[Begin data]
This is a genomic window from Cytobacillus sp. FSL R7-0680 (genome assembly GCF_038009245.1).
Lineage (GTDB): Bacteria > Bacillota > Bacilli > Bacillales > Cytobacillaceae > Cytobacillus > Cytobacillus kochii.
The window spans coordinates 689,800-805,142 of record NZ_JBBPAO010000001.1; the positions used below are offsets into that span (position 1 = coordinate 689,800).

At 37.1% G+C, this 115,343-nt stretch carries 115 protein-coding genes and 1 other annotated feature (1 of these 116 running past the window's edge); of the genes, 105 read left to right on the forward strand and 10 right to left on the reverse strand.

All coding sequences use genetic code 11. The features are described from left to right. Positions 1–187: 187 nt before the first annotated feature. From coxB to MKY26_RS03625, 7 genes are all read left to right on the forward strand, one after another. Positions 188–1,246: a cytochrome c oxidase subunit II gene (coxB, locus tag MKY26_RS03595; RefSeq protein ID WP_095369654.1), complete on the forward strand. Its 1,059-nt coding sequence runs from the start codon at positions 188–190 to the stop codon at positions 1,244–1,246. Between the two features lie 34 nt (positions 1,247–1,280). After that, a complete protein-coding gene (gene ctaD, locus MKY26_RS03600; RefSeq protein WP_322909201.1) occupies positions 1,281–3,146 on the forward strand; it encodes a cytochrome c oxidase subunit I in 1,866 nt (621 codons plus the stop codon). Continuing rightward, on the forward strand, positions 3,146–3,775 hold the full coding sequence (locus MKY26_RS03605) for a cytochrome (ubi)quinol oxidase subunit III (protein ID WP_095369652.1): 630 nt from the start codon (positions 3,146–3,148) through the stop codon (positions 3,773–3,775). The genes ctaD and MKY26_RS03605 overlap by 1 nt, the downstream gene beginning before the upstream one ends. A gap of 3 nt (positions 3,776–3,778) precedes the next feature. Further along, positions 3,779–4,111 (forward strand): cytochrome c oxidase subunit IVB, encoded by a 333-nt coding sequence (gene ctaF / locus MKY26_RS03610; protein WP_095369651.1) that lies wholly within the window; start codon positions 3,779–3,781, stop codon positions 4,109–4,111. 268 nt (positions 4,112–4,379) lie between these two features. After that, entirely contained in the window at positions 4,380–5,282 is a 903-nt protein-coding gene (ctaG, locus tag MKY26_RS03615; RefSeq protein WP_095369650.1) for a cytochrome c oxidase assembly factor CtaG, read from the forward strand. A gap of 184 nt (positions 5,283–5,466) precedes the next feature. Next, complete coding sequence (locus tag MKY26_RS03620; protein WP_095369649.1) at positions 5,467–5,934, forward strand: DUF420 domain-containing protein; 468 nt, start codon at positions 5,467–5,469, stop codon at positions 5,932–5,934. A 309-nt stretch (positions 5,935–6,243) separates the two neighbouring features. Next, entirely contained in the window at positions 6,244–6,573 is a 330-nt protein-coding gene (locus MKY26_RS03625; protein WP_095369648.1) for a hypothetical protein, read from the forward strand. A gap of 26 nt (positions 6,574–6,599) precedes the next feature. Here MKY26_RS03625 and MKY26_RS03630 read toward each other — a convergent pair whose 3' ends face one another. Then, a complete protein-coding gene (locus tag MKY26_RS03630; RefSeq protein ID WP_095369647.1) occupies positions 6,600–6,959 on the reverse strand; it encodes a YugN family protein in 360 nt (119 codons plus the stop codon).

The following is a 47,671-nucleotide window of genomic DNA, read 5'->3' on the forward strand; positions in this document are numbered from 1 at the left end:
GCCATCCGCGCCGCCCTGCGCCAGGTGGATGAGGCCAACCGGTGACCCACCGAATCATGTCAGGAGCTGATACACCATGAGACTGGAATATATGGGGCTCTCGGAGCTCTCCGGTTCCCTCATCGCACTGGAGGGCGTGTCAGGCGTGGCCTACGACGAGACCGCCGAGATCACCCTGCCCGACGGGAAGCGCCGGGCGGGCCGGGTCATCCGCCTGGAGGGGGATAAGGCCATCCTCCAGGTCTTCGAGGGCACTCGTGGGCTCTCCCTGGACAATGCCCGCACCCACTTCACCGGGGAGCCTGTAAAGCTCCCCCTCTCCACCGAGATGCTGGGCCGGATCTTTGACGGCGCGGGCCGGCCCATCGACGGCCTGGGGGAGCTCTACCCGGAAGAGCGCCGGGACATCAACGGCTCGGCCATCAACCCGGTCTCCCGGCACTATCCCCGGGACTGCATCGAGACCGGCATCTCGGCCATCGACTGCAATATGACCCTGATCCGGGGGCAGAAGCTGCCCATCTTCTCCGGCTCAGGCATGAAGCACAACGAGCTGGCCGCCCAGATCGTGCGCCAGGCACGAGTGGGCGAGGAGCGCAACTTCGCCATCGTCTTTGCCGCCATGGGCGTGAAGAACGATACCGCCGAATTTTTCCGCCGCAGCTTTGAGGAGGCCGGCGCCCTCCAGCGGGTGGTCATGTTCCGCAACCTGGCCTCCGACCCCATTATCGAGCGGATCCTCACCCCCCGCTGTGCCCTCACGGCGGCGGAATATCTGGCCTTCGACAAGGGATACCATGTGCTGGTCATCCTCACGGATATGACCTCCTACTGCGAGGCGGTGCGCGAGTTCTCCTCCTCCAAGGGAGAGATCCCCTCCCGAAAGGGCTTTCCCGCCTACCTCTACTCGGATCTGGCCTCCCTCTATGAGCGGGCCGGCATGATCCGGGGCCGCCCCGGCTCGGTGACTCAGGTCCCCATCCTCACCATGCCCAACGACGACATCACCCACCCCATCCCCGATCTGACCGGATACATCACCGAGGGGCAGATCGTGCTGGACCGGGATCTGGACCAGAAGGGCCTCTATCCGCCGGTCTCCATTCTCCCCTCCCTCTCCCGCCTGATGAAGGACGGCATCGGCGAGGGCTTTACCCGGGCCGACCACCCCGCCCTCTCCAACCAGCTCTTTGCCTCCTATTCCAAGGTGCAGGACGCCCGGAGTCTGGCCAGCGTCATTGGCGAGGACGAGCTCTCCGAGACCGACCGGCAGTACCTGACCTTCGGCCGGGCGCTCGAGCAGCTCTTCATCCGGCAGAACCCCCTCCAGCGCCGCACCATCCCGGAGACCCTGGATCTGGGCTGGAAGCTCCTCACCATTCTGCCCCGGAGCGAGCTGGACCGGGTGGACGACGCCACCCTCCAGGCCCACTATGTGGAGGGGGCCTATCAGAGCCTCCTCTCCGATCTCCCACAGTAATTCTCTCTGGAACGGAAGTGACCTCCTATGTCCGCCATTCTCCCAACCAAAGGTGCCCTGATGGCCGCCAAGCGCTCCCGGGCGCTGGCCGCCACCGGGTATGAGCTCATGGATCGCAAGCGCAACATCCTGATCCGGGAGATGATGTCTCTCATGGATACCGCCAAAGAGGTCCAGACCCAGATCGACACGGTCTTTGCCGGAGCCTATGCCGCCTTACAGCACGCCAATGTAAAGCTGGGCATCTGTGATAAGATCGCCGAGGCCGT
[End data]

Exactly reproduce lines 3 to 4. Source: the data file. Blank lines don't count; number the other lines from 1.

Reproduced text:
The window spans coordinates 689,800-805,142 of record NZ_JBBPAO010000001.1; the positions used below are offsets into that span (position 1 = coordinate 689,800).

At 37.1% G+C, this 115,343-nt stretch carries 115 protein-coding genes and 1 other annotated feature (1 of these 116 running past the window's edge); of the genes, 105 read left to right on the forward strand and 10 right to left on the reverse strand.